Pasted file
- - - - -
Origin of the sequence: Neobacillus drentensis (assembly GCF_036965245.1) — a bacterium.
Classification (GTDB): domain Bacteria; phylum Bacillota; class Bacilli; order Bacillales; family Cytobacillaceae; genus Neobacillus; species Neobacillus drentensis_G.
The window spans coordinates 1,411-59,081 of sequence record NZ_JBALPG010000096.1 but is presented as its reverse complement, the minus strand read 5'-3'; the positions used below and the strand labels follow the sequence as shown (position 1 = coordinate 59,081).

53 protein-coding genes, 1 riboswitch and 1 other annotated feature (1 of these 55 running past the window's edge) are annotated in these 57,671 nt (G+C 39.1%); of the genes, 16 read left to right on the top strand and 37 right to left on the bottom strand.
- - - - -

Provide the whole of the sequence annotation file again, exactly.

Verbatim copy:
Origin of the sequence: Neobacillus drentensis (assembly GCF_036965245.1) — a bacterium.
Classification (GTDB): domain Bacteria; phylum Bacillota; class Bacilli; order Bacillales; family Cytobacillaceae; genus Neobacillus; species Neobacillus drentensis_G.
The window spans coordinates 1,411-59,081 of sequence record NZ_JBALPG010000096.1 but is presented as its reverse complement, the minus strand read 5'-3'; the positions used below and the strand labels follow the sequence as shown (position 1 = coordinate 59,081).

53 protein-coding genes, 1 riboswitch and 1 other annotated feature (1 of these 55 running past the window's edge) are annotated in these 57,671 nt (G+C 39.1%); of the genes, 16 read left to right on the top strand and 37 right to left on the bottom strand.